The assassination of Qassem Soleimani has capsized Iraqi politics in the most dangerous of ways, making it possible that the country will be plunged once again into a state of permanent crisis and war from which it has escaped in the last two years.
President Trump is threatening sanctions against Iraq if it expels the 5,200 US military person in the country, while the Iraqi parliament has passed a non-binding resolution demanding the eviction of foreign troops after what it sees as a flagrant breach of Iraqi sovereignty.
Some commentators draw comfort from the fact that any official move by the Iraqi government to kick out US troops is far down the road and so, consequently, are any counter-measures by Mr Trump.
In reality, the crisis over the presence of US troops on the ground in Iraq is already with us and will get worse. The US troops returned to Iraq in 2014 to combat Isis after it captured Mosul and was advancing on Baghdad. The US forces provided logistic, intelligence and, crucially, helped orchestrate US air support for Iraqi soldiers and paramilitaries fighting Isis. These anti-Isis forces consist of the Iraqi army and the Hashd al-Shaabi, or Popular Mobilisation Forces, the Shia paramilitary umbrella group, whose fighters are paid by the Iraqi government and headed by a senior Iraqi government official. Many of these paramilitary groups have Iranian links or are under Iranian control.
From the moment that a US drone killed General Soleimani and Abu Mahdi al-Muhandis, the leader of the powerful Kata’ib Hezbollah group, the priority for US troops in Iraq changed. It was no longer to pursue Isis and prevent its resurgence, but to defend its highly vulnerable bases from possible attack by Shia paramilitaries. This immediately relieved pressure on Isis which is trying to stage a come-back. The biggest cheer in Iraq after the US drone strike last Friday will have come from Isis commanders in their isolated bolt-holes in the desert and mountains of Iraq and Syria.
The US bases in Iraq are in fact more usually compounds within Iraqi military facilities. This means that from day one the US troops there are close to being hostages surrounded by potentially hostile Iraqis. Iraqi security units made no effort to protect the US embassy in the Green Zone in Baghdad last week. Even if the compounds are not directly assaulted or subjected to rocket fire self-protection will be their priority.
Mr Trump, supported by Boris Johnson, has justified the killing General Soleimani by pretending that his sole role in Iraq was to organise attacks on US and British forces. But the real history of the relations between the US and Iran since Saddam Hussein invaded Kuwait in 1990 has in fact been a strange mixture of rivalry and cooperation. This is not obvious because the cooperation was largely covert and the rivalry explicit. Iraqis, whose leaders balanced nervously between Washington and Tehran, used to say of them: “They wave their fist at each other over the table and shake hands under it.”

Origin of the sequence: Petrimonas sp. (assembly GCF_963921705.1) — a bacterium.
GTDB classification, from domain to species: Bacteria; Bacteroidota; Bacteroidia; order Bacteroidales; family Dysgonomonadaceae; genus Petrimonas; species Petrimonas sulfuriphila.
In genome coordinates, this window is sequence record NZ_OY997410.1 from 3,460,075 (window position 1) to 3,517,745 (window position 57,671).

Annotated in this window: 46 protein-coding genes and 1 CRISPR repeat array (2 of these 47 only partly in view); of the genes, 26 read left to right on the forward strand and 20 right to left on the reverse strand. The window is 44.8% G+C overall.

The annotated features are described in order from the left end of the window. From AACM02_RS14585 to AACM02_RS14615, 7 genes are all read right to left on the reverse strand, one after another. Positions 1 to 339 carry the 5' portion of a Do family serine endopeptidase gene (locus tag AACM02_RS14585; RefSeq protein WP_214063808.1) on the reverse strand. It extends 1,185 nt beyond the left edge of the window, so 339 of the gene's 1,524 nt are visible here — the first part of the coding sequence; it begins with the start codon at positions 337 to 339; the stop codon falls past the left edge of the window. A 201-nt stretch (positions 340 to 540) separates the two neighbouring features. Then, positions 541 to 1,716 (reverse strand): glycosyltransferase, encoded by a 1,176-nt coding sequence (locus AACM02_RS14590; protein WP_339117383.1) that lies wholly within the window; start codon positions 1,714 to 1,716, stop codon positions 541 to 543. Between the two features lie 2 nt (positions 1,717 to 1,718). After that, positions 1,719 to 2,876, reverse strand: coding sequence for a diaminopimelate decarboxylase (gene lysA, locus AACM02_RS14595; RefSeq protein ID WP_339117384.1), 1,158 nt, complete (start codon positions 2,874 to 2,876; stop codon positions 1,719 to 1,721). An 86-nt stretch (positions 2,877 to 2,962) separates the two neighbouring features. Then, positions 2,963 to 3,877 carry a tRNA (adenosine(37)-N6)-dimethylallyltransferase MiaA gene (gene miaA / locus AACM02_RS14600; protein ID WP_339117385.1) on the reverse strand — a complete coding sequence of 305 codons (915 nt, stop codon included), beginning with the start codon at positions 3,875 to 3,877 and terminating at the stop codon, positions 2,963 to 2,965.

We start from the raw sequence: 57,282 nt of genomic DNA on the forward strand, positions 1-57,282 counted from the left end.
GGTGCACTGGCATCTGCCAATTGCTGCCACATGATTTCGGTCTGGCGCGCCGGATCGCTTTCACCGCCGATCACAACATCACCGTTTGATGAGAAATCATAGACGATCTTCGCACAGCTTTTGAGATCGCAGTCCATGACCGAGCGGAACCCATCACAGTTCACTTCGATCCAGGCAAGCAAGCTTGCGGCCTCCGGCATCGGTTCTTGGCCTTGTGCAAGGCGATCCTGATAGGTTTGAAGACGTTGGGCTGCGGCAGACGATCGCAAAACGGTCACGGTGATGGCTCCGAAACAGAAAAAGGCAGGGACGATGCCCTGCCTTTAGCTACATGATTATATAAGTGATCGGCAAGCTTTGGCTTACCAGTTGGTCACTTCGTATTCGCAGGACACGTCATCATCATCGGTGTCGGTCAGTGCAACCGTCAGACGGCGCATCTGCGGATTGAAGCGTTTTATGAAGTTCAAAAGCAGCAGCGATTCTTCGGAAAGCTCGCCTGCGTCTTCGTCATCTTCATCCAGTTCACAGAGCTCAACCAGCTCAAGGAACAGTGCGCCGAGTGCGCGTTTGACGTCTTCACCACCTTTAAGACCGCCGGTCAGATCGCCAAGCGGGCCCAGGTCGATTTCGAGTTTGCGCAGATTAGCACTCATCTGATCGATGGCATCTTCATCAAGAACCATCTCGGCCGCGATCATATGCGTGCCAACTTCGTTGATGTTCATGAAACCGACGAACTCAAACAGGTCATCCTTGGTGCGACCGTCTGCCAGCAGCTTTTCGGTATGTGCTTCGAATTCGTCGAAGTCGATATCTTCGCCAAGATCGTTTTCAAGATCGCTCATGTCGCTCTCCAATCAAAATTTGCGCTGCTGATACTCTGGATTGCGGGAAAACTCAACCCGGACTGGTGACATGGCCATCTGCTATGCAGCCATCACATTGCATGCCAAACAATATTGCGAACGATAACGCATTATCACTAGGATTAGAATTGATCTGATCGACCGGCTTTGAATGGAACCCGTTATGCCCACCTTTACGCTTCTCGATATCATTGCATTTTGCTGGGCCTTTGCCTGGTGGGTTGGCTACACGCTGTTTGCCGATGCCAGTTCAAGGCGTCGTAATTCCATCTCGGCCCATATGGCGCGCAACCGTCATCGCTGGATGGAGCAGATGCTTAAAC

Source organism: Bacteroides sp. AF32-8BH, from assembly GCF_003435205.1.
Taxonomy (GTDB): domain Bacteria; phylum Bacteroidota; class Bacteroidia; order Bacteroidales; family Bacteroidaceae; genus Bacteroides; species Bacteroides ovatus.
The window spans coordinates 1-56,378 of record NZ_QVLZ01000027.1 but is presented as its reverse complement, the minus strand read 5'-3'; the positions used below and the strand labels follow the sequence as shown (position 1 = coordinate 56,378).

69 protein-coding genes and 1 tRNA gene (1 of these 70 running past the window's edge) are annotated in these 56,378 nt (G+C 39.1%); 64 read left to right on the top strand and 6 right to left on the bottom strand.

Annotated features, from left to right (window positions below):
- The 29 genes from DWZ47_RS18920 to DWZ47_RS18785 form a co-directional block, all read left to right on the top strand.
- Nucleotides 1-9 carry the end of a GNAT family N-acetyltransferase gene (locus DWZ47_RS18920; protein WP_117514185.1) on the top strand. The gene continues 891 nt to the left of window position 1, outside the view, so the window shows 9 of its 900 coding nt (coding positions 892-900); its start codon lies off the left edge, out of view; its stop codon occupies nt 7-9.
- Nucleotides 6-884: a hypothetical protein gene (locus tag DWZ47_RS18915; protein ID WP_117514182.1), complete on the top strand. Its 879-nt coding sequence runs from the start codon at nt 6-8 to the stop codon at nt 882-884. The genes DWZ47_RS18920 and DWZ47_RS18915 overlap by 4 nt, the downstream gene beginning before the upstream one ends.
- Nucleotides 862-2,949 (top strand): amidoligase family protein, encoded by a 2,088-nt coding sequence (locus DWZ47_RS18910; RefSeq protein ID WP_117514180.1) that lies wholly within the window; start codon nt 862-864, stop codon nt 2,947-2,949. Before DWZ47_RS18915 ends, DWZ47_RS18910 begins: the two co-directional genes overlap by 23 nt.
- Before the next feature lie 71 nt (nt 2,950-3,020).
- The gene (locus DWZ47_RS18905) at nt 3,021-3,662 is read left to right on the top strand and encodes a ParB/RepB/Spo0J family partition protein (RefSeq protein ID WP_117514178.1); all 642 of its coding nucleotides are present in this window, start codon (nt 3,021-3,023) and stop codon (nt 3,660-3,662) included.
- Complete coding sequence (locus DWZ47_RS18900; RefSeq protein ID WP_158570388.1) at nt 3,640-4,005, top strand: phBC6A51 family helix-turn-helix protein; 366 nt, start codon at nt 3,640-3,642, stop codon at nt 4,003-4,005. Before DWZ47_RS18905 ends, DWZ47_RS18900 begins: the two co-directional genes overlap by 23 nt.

This contradictory approach stretches back thirty years: the US and Iran both vied to be the predominant foreign power in Iraq, but they also had dangerous enemies in common. The US had not finished off Saddam Hussein after his defeat in Kuwait in 1991, because they feared that his fall would open the door to Iranian influence. Washington changed its mind on this in due course and, by the end of the 1990s the CIA and the Iranian Revolutionary Guards both had bases in Salahudin in Iraqi Kurdistan that publicly ignored each other’s existence, but communicated privately through third parties.
Rivalry intensified after the US became the dominant power in Iraq after the overthrow of Saddam Hussein. But in the long term both countries wanted a stable Shia government in power in Baghdad and realised that this could only happen if both the US and Iran agreed on Iraqi leaders acceptable to each other. Nouri al-Maliki was the choice of the US ambassador in Baghdad to be Iraqi prime minister in 2006 in the knowledge that Iran would approve – the British ambassador of the day objected and was shown the door.
This same system of joint decision making at distance produced al-Maliki’s successor, Haidar al-Abadi in 2014 and the current prime minister, Adel Abdul Mahdi, in 2018. The same convenient US-Iran arrangement decided the appointment of other senior officials, such as president Barham Salih, who was long close to the Americans, but was the surprising choice of Iran.
The common interest of these two outside powers was particularly close when Isis was at the peak of its strength between 2014 and 2017. The links were weakened by the election of Donald Trump as president in 2016, damaged further by his withdrawal from the Iran nuclear deal in 2018, and finally destroyed by the assassination of General Soleimani.
A great danger in the present crisis is that Mr Trump and his advisers know even less about Iraq than did George W Bush and Tony Blair in 2003. For instance, a problem about attacking the pro-Iranian Shia paramilitary groups is that they are part of the Iraqi state. The Iraqi Interior Minister always belongs to the Badr Organisation, a pro-Iranian grouping. The military muscle of the Iraqi security forces, which the US is in Iraq to support, comes in part from such groups with whom the US has just gone to war.
It is not a war that the US is likely to win, but it will inevitably reduce Iraq to chaos. Thanks to such confusion, with its enemies at each other’s throats, Isis may again take root and flourish. In the Islamic world, the killing of General Soleimani will be seen as not only anti-Iran, but anti-Shia. Everywhere conflicts are being stirred to life of which Mr Trump knows nothing, but is about to find out.